Texas native plant gardening
By Donna Nesbit, Master Gardener
Feb 10, 2020
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Many people view native gardens as very natural or even wild landscapes with a haphazard mixture of plants and grasses; however, this does not have to be the case. Plants that are native to a landscape range from trees to groundcover. They include shrubs, perennials, annuals, and water plants that will thrive in their native habitat. These plants can be used as hedges, specimen plants, or border plants. The formal landscaping of a traditional garden can be obtained using native plants. By observing the native landscape and researching plants, gardens can be designed that are beautiful, interesting, water conserving, and maintenance friendly.

American Beautyberry shrub
Native plants have two main attractions. One is that they not only provide shelter and food for pollinators and wildlife, but since they have evolved together, they also provide places to raise their young. The second attraction is cost saving benefits because the plants are adapted to our environment.

An article in Greenacres entitled “A Source Book on Natural Landscaping for Public Officials” showcases many of the benefits of natural landscaping of public areas. (  This study was done on large areas in Illinois; however, the benefits stated there can also pertain to Texas and smaller projects. The Greenacres report stated that they, “approximated 9/10 of the cost of conventional landscape maintenance is avoided.” A bed landscaped with native plants saves in the initial installation as well as maintenance.

When landscaping, several factors influence the plants used. The amount of sun or water as well as the type of soil and the “lay of the land” are some of the things that need to be observed. Plants are often identified as sun or shade loving. In addition, wet or dry areas of the garden will need plants for the moisture level of the soil. Most garden soil is clay (gumbo), loam, or sand. The structure of the soil can be changed with amendments, but choosing plants that grow best in the soil available saves time and money. The “lay of the land” can determine mini-climates in the garden. An area next to a brick wall will be warmer than an area in the shade. An open area will have more wind than a sheltered area. The best way to determine these influences is by observation throughout the year.

Once these factors are determined, it is time to start choosing the native plants. Starting from the top, which is called the canopy, can be the most efficient way to start a garden. Working with trees in the landscape or adding trees should be first. Small ornamental trees such as Roughleaf Dogwood, Mexican Plum, Redbud, Yaupon Holly and Possumhaw Holly are usually under 20 feet tall. Some of them can be used like shrubs instead of trees. Conifers such as Ashe Juniper, Short-leaf or Long-leaf Pine, or Eastern Red Cedar make good windbreaks and are evergreen. The Bald Cypress is a deciduous conifer. Fast-growing shade trees are Caddo Maple, River Birch, Hackberry, Texas Ash, Sweetgum, Cottonwood, and American Elm; however, these trees are not as long-lived as the slower growing Oaks, Pecan, and Hickories.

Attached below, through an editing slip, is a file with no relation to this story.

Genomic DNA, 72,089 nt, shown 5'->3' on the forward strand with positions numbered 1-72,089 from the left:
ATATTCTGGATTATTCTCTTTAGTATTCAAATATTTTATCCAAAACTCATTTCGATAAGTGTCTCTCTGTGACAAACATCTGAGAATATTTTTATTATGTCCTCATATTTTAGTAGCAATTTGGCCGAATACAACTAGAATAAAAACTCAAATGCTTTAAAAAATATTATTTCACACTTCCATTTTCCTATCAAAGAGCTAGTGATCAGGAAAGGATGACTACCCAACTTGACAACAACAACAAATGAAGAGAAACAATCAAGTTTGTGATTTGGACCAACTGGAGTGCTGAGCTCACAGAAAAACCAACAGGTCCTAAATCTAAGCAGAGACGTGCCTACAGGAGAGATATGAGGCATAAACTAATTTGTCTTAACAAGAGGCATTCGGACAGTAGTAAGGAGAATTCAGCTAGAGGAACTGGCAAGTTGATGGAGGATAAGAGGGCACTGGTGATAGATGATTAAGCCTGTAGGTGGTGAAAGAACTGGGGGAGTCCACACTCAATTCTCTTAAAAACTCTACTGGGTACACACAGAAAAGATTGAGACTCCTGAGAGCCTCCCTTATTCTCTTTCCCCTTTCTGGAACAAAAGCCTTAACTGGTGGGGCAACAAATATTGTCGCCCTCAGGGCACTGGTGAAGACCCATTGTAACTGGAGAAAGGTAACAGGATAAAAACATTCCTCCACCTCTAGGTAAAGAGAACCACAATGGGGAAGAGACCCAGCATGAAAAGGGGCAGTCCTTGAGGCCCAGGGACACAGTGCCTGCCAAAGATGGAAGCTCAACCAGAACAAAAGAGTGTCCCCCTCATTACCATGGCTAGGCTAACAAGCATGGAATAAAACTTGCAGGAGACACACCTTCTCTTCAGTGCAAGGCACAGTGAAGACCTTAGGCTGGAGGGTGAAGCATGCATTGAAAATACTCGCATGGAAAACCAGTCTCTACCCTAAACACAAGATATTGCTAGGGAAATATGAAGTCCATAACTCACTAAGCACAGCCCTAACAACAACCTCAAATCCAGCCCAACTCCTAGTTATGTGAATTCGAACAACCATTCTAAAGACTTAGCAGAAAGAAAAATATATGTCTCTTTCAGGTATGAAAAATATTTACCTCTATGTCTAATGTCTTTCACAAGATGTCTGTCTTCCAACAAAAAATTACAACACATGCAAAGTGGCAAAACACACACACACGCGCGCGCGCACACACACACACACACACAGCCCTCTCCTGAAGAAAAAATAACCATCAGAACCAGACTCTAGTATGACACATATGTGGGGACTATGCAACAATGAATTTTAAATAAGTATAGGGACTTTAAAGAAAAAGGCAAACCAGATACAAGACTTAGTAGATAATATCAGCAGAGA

Next are the shrubs and vines which is called the understory. If a shrub is supposed to conceal an area, get one that is evergreen. Groundsel or Cenizo might be used as well as hollies which can also be classified as trees. If the shrub is supposed to add structural interest, a deciduous shrub with interesting growth habit such as Witch Hazel might be the one to plant. Using American Beautyberry for its attractive fruit or one of the Sumacs for their fall color adds interest to the landscape. Native vines include the Trumpet Vine, Coral Honeysuckle, Virginia Creeper, or Passionflower.

Once the trees, shrubs, and vines are in place, your groundcover can be added which consists of the perennials, annuals, ferns, or ornamental grasses. Perennials will come back every year; sometimes dying back for part of the year and re-emerging later. An annual’s life cycle is completed in one year. Ferns which do not produce flowers and grasses can be annual or perennial.

The last step in choosing plants is to research the attributes of the plants to find the right plant for the right place. The height and spacing of the plants, the water and soil needs, and other factors such as flowers and seeds can help determine one plant over another for a particular area. Some plants may be too tall or wide for an area such as a Pecan or Oak, or they may not be aesthetically pleasing such as a Hackberry. Some may produce flowers, seeds or leaves that can be a problem such as Magnolia, Cottonwood, or Sycamores.

So many choices are available that they cannot all be listed here. However, books such as Native Texas Plants by Sally Wasowski and Andy Wasowski and Landscaping with Native Plants of Texas and the Southwest by George O. Miller are good starting places for finding out about Texas native plants. Also, the Lady Bird Johnson Wildflower Center has an online database of native flowers at The Native Plant Society of Texas ( offers many resources to the gardener wanting to use native plants.


Grayson County Master Gardeners Association is a non-profit 501(c)(3) organization sponsored by the Texas A&M AgriLife Extension Service. Reach us by email at, by phone 903-813-4204, our web page, or our Facebook group.